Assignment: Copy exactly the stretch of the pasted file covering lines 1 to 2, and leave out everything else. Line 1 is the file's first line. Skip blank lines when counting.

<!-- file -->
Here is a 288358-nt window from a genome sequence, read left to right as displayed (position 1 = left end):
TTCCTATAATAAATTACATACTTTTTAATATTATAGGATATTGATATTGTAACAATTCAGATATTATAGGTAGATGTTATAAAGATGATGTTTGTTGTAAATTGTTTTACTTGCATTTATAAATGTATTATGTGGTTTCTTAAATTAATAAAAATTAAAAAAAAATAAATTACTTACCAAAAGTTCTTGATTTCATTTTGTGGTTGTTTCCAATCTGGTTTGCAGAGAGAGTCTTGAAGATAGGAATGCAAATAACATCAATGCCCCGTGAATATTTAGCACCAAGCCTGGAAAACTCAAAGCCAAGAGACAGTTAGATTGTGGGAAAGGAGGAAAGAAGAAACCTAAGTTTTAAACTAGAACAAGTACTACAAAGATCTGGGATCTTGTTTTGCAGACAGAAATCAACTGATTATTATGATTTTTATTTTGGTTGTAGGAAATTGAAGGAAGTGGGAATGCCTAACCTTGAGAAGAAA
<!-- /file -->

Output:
Here is a 288358-nt window from a genome sequence, read left to right as displayed (position 1 = left end):
TTCCTATAATAAATTACATACTTTTTAATATTATAGGATATTGATATTGTAACAATTCAGATATTATAGGTAGATGTTATAAAGATGATGTTTGTTGTAAATTGTTTTACTTGCATTTATAAATGTATTATGTGGTTTCTTAAATTAATAAAAATTAAAAAAAAATAAATTACTTACCAAAAGTTCTTGATTTCATTTTGTGGTTGTTTCCAATCTGGTTTGCAGAGAGAGTCTTGAAGATAGGAATGCAAATAACATCAATGCCCCGTGAATATTTAGCACCAAGCCTGGAAAACTCAAAGCCAAGAGACAGTTAGATTGTGGGAAAGGAGGAAAGAAGAAACCTAAGTTTTAAACTAGAACAAGTACTACAAAGATCTGGGATCTTGTTTTGCAGACAGAAATCAACTGATTATTATGATTTTTATTTTGGTTGTAGGAAATTGAAGGAAGTGGGAATGCCTAACCTTGAGAAGAAA